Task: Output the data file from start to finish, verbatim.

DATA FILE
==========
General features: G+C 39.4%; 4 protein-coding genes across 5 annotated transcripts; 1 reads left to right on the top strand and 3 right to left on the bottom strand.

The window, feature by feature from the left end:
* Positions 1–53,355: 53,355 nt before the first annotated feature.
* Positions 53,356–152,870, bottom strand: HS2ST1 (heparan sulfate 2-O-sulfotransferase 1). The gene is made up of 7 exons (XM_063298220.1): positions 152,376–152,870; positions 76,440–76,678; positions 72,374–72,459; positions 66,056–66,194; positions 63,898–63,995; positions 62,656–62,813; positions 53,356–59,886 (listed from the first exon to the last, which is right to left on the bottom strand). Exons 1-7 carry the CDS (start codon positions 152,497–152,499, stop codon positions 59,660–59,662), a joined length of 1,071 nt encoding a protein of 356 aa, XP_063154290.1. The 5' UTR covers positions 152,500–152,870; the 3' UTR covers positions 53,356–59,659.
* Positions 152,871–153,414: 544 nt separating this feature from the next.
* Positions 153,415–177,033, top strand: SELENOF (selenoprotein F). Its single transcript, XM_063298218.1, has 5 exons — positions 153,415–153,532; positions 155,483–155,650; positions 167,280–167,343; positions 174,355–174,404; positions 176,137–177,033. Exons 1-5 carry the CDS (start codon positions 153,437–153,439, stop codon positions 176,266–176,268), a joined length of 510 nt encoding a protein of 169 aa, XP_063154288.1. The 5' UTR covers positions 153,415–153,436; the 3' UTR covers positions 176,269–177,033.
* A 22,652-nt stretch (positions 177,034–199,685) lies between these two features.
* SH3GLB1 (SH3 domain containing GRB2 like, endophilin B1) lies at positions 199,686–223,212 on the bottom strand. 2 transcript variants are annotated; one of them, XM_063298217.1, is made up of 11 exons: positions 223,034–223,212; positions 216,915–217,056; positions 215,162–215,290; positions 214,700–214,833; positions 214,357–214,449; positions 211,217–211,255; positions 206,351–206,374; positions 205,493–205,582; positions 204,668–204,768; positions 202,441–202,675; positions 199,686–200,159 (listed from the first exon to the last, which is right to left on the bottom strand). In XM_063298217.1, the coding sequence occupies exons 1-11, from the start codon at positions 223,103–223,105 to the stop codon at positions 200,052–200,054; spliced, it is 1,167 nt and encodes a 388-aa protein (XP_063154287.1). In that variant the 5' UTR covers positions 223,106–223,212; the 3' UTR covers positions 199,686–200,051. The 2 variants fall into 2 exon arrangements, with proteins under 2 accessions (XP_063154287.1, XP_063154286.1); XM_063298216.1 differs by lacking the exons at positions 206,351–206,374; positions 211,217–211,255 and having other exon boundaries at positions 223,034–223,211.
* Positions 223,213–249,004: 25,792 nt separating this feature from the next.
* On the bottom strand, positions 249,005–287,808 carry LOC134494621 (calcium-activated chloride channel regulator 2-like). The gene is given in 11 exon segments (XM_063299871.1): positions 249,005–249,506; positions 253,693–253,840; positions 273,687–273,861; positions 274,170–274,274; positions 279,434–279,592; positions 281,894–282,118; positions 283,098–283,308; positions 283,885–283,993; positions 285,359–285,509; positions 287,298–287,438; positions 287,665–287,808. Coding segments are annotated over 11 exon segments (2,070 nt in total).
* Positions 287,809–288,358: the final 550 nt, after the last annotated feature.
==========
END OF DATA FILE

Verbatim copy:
General features: G+C 39.4%; 4 protein-coding genes across 5 annotated transcripts; 1 reads left to right on the top strand and 3 right to left on the bottom strand.

The window, feature by feature from the left end:
* Positions 1–53,355: 53,355 nt before the first annotated feature.
* Positions 53,356–152,870, bottom strand: HS2ST1 (heparan sulfate 2-O-sulfotransferase 1). The gene is made up of 7 exons (XM_063298220.1): positions 152,376–152,870; positions 76,440–76,678; positions 72,374–72,459; positions 66,056–66,194; positions 63,898–63,995; positions 62,656–62,813; positions 53,356–59,886 (listed from the first exon to the last, which is right to left on the bottom strand). Exons 1-7 carry the CDS (start codon positions 152,497–152,499, stop codon positions 59,660–59,662), a joined length of 1,071 nt encoding a protein of 356 aa, XP_063154290.1. The 5' UTR covers positions 152,500–152,870; the 3' UTR covers positions 53,356–59,659.
* Positions 152,871–153,414: 544 nt separating this feature from the next.
* Positions 153,415–177,033, top strand: SELENOF (selenoprotein F). Its single transcript, XM_063298218.1, has 5 exons — positions 153,415–153,532; positions 155,483–155,650; positions 167,280–167,343; positions 174,355–174,404; positions 176,137–177,033. Exons 1-5 carry the CDS (start codon positions 153,437–153,439, stop codon positions 176,266–176,268), a joined length of 510 nt encoding a protein of 169 aa, XP_063154288.1. The 5' UTR covers positions 153,415–153,436; the 3' UTR covers positions 176,269–177,033.
* A 22,652-nt stretch (positions 177,034–199,685) lies between these two features.
* SH3GLB1 (SH3 domain containing GRB2 like, endophilin B1) lies at positions 199,686–223,212 on the bottom strand. 2 transcript variants are annotated; one of them, XM_063298217.1, is made up of 11 exons: positions 223,034–223,212; positions 216,915–217,056; positions 215,162–215,290; positions 214,700–214,833; positions 214,357–214,449; positions 211,217–211,255; positions 206,351–206,374; positions 205,493–205,582; positions 204,668–204,768; positions 202,441–202,675; positions 199,686–200,159 (listed from the first exon to the last, which is right to left on the bottom strand). In XM_063298217.1, the coding sequence occupies exons 1-11, from the start codon at positions 223,103–223,105 to the stop codon at positions 200,052–200,054; spliced, it is 1,167 nt and encodes a 388-aa protein (XP_063154287.1). In that variant the 5' UTR covers positions 223,106–223,212; the 3' UTR covers positions 199,686–200,051. The 2 variants fall into 2 exon arrangements, with proteins under 2 accessions (XP_063154287.1, XP_063154286.1); XM_063298216.1 differs by lacking the exons at positions 206,351–206,374; positions 211,217–211,255 and having other exon boundaries at positions 223,034–223,211.
* Positions 223,213–249,004: 25,792 nt separating this feature from the next.
* On the bottom strand, positions 249,005–287,808 carry LOC134494621 (calcium-activated chloride channel regulator 2-like). The gene is given in 11 exon segments (XM_063299871.1): positions 249,005–249,506; positions 253,693–253,840; positions 273,687–273,861; positions 274,170–274,274; positions 279,434–279,592; positions 281,894–282,118; positions 283,098–283,308; positions 283,885–283,993; positions 285,359–285,509; positions 287,298–287,438; positions 287,665–287,808. Coding segments are annotated over 11 exon segments (2,070 nt in total).
* Positions 287,809–288,358: the final 550 nt, after the last annotated feature.